Covid Cases Spike in Asia After Lunar New Year Celebrations

SEOUL — South Korea reported 49,567 coronavirus cases on Wednesday, yet another daily record notched within the past week and a jump of nearly 13,000 from the day before. The spike in cases, following the Lunar New Year holiday this month, shows no sign of slowing down as infections from the highly contagious Omicron variant spread rapidly through the country.

Health authorities had predicted that cases would hit 30,000 a day by the end of the month. But Jung Eun-kyeong, the commissioner of the Korea Disease Control and Prevention Agency, said on Tuesday that South Korea could see up to 170,000 confirmed cases a day “by the end of February due to the high spread of Omicron.”

Other parts of Asia that celebrated the Lunar New Year are seeing similar spikes in daily cases. Over the past two weeks, according to Our World in Data, cases have more than doubled in Singapore. In Hong Kong, they are up more than fivefold, and in Indonesia more than elevenfold.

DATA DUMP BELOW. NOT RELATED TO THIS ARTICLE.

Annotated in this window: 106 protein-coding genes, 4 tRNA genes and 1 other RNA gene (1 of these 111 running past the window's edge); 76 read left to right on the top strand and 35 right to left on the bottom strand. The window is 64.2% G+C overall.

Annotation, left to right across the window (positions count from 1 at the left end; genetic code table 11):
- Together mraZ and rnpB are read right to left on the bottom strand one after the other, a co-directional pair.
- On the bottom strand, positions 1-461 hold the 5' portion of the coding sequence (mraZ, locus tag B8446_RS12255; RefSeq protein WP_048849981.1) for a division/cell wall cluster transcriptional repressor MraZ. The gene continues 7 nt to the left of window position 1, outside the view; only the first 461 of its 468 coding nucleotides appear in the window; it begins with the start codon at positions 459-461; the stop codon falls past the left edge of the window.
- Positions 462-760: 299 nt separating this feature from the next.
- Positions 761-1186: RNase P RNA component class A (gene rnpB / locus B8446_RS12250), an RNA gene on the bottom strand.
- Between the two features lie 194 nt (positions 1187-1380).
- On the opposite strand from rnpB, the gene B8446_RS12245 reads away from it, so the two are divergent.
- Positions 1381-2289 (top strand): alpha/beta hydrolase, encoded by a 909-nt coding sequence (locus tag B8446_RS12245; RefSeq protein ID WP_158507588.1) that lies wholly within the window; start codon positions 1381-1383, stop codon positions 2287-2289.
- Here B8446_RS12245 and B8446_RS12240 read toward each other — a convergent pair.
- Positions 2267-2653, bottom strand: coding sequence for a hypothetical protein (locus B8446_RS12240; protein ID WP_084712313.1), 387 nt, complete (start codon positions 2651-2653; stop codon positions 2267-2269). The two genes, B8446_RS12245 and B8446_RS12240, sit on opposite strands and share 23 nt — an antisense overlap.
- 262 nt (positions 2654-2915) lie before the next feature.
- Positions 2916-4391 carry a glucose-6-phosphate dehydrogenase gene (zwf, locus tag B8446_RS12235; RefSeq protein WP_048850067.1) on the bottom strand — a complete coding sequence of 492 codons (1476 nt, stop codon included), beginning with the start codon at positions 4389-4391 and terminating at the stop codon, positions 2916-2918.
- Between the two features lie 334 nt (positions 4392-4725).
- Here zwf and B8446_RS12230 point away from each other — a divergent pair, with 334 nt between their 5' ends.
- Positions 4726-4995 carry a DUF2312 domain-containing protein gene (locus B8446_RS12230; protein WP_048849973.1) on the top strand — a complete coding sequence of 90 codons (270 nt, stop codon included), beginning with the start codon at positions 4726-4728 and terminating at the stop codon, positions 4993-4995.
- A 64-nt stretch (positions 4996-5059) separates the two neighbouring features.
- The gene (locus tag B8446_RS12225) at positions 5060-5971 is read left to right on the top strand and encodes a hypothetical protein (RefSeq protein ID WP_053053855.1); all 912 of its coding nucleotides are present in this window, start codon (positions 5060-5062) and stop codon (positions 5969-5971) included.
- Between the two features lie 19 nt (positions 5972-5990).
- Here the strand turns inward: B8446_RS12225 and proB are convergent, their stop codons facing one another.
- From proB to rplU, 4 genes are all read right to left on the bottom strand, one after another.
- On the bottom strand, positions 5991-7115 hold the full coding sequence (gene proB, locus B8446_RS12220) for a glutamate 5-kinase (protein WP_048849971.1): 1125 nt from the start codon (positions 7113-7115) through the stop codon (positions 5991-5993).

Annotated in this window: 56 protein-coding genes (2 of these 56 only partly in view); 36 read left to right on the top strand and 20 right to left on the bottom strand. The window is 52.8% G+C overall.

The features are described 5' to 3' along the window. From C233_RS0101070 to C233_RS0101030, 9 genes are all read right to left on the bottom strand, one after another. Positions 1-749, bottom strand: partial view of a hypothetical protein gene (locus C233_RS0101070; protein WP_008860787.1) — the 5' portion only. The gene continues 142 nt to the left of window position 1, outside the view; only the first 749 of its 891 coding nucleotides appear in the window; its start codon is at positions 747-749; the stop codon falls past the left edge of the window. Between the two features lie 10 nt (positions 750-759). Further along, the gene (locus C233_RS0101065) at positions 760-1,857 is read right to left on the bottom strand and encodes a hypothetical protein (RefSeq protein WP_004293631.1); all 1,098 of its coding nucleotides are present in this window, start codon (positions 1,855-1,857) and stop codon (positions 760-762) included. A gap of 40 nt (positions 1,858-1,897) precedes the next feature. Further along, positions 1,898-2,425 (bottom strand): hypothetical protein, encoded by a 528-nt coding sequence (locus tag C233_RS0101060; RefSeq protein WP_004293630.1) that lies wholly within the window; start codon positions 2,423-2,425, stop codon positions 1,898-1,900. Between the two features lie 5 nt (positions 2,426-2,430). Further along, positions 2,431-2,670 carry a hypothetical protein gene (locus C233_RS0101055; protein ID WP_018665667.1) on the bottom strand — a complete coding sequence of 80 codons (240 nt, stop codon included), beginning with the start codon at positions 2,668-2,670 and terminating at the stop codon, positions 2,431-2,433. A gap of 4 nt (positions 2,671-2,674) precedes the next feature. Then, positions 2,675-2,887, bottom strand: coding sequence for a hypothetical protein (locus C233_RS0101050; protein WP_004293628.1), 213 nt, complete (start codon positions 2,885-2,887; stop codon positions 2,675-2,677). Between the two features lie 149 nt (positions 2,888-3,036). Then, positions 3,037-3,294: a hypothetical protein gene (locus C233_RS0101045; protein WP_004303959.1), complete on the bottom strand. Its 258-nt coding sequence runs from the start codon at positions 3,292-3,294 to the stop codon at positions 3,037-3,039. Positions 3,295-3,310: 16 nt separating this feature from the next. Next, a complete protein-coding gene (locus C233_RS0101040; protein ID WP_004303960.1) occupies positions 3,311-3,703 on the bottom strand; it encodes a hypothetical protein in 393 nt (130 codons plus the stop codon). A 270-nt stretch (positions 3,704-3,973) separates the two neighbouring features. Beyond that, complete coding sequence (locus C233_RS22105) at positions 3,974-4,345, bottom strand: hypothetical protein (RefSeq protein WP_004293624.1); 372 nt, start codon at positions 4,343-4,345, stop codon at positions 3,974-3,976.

Even countries in the region that did not officially observe the holiday are seeing spikes. Japan is averaging over 94,000 cases a day, according to Our World in Data, a doubling over the past two weeks.

To fight Omicron, the South Korean government implemented a new testing system a few weeks ago to prioritize high-risk groups for P.C.R. tests and treatment. Last week, it extended pandemic rules that require businesses to close at 9 p.m.

Over the weekend, South Korea reached one million confirmed coronavirus case since the start of the pandemic. The government is pushing for people to get vaccinated and get their booster shots, and it has started a vaccine pass system that expires unless people get a third shot. The passes are required when entering most businesses and public facilities, including restaurants and sports centers.

“I’m sure many of you are tired from trying for so long,” said Ms. Jung at the briefing. “But we urge you to cooperate with us, especially in getting your booster shots, wearing the proper masks and keeping face-to-face contact to a minimum.”

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